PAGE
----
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I thought that the difference betweeen all-wheel drive and 4 wheel drive was that 4 wheel drive refers to having a low range. I also thought that having one wheel turning on each axle meant having a locked transfercase, i.e. the difference between high and high lock, or, if you have it, low and low lock, and certainly, high and low lock. Please correct me if I am wrong.
4WD is locking the t-case. It has nothing to do with high or low range. In the stock Hummer the only mode available in low range is 4WD, while in high range both 4WD and AWD are available.
-- very long answer follows --
The terms All Wheel Drive (AWD) and 4 Wheel Drive (4WD) are really "terms of the art". That is, they have special meaning within a context (art) that may or may not be the same as the common (or lay) definition of the word(s). In this case, they are not the same.
(The terms "power" and "torque" are also "terms of the art". I am using them here in their "lay" definitions.)
AWD is a term applied to a vehicle that drives both front and rear axles by means of a differential between the two drive shafts. In our trucks, that differential is in the transfer case. (This is separate from the differentials that are in the front and rear of our trucks.)
The term 2WD is applied to a vehicle that drives only one axle, either front or rear. The term FWD (Front Wheel Drive) is sometimes used for those vehicles that drive only the front axle.
4WD is a term applied to the mode where both the front and rear drive shafts are driven without a differential between the drive shafts. In our trucks, this means locking the t-case differential. In non-AWD vehicles, this usually means engaging the (otherwise completely not driven) front drive shaft. (I am not aware of any 4WD-capable vehicles that drive only the front axle when in 2WD mode.)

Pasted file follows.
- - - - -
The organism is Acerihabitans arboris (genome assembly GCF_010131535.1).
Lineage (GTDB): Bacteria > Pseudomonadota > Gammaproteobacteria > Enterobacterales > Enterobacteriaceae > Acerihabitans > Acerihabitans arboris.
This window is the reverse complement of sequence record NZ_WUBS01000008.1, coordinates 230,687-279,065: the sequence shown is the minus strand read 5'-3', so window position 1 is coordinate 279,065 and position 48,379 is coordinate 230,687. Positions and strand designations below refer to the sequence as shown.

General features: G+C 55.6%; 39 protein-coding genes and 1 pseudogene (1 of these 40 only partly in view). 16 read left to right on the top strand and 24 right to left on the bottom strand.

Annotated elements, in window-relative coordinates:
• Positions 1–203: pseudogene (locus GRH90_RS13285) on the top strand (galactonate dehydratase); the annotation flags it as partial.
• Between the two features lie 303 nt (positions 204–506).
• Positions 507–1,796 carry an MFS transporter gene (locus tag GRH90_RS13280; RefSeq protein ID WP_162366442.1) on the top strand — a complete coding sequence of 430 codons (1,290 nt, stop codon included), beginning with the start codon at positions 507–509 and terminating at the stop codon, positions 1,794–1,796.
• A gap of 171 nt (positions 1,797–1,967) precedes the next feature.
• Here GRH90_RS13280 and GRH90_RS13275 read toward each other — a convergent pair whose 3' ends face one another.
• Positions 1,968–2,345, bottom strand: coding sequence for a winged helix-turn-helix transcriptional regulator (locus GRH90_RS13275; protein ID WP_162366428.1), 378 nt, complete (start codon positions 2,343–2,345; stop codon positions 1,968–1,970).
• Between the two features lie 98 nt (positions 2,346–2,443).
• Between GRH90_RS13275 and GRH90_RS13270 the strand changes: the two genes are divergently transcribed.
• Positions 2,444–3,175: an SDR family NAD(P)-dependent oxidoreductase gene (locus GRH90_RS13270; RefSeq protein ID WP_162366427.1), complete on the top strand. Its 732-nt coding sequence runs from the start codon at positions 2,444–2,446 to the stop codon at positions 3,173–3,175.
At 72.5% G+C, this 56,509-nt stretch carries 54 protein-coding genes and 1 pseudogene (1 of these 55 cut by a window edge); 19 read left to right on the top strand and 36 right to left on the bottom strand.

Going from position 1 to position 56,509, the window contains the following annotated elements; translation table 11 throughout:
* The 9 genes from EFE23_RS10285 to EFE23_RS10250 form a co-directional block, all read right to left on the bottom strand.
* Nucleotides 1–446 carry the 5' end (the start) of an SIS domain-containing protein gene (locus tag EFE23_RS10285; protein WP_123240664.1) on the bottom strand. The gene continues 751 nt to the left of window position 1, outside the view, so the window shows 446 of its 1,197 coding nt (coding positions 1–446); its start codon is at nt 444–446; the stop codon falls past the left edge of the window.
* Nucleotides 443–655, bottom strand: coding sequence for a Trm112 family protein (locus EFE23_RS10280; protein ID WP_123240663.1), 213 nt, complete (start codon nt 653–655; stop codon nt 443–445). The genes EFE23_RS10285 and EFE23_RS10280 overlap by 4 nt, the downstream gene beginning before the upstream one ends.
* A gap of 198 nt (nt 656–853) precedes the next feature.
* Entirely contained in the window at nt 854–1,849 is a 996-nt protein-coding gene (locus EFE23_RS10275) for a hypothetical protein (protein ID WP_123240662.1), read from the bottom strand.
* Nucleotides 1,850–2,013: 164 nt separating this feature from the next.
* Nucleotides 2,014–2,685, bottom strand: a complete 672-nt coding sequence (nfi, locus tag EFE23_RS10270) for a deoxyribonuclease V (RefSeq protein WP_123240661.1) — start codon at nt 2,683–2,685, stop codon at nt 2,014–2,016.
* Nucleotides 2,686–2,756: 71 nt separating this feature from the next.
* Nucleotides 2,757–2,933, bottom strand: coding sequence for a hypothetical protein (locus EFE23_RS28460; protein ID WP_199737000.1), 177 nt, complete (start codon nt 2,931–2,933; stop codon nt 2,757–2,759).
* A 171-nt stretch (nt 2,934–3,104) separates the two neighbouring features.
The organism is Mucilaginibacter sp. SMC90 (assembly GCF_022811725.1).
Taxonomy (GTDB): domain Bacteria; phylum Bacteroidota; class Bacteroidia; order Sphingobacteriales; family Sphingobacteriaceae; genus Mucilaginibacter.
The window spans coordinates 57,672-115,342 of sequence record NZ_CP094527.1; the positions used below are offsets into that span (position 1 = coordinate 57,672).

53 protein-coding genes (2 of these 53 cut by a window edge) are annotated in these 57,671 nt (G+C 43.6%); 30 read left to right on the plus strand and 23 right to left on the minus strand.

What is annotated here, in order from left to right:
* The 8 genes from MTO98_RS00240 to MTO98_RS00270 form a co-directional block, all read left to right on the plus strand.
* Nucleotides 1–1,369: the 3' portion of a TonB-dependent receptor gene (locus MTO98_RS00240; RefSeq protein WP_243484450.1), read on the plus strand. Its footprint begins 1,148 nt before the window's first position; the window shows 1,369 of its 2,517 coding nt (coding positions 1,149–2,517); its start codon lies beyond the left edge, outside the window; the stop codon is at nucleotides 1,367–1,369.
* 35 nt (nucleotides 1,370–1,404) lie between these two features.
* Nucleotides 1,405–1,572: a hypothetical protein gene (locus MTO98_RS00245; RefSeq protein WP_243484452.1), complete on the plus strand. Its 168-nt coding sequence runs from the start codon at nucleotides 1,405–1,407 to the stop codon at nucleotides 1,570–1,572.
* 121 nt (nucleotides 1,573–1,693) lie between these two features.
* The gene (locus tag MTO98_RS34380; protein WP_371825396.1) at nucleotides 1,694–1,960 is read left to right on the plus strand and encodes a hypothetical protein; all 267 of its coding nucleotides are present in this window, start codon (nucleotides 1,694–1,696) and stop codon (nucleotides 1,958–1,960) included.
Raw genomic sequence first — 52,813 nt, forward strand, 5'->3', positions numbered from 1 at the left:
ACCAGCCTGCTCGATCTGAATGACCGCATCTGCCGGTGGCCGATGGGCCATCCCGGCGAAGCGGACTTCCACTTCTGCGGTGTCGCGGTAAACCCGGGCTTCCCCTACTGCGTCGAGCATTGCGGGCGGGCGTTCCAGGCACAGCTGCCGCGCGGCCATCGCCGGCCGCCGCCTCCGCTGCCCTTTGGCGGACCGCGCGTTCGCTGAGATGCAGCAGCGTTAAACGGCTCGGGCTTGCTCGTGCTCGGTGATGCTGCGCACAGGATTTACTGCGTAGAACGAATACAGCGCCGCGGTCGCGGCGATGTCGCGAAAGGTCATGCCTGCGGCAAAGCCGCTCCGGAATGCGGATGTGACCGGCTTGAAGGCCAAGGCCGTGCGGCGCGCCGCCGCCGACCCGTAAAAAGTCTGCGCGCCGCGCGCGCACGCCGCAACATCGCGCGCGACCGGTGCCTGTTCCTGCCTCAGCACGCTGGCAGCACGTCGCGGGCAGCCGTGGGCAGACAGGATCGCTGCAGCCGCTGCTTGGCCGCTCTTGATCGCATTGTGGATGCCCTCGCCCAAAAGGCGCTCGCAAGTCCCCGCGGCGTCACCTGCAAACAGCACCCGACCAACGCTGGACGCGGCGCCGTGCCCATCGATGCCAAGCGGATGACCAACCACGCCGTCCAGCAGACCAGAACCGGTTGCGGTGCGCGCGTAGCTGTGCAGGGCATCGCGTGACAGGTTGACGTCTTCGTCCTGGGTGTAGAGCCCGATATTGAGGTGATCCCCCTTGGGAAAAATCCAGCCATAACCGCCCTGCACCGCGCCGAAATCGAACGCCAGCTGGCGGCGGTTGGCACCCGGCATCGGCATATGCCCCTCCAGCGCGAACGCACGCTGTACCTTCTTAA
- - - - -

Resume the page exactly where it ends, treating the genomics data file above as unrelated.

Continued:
In the simplest sense, a differential takes input torque from a spinning shaft and splits it between two output shafts. The differential applies all (or most) of the output energy to whichever output shaft spins faster or more easily. This is useful whenever the two output shafts must turn at different rates, such as when a vehicle is turning.
In AWD, the center differential splits the output torque between the front and rear driveshafts. Whichever spins faster or more-easily gets the power. Similarly, the differential on each axle sends the power to whichever side spins faster or more-easily.
When in AWD, if you loose traction on one wheel, here is what happens: all the power sent to that axle is then sent to the slipping wheel, and all the power from the engine is being sent to the drive shaft for that axle. Because of this, only the wheel with the worst traction is being powered.
When in 2WD, if either wheel on the driven axle looses traction, it is given all the power.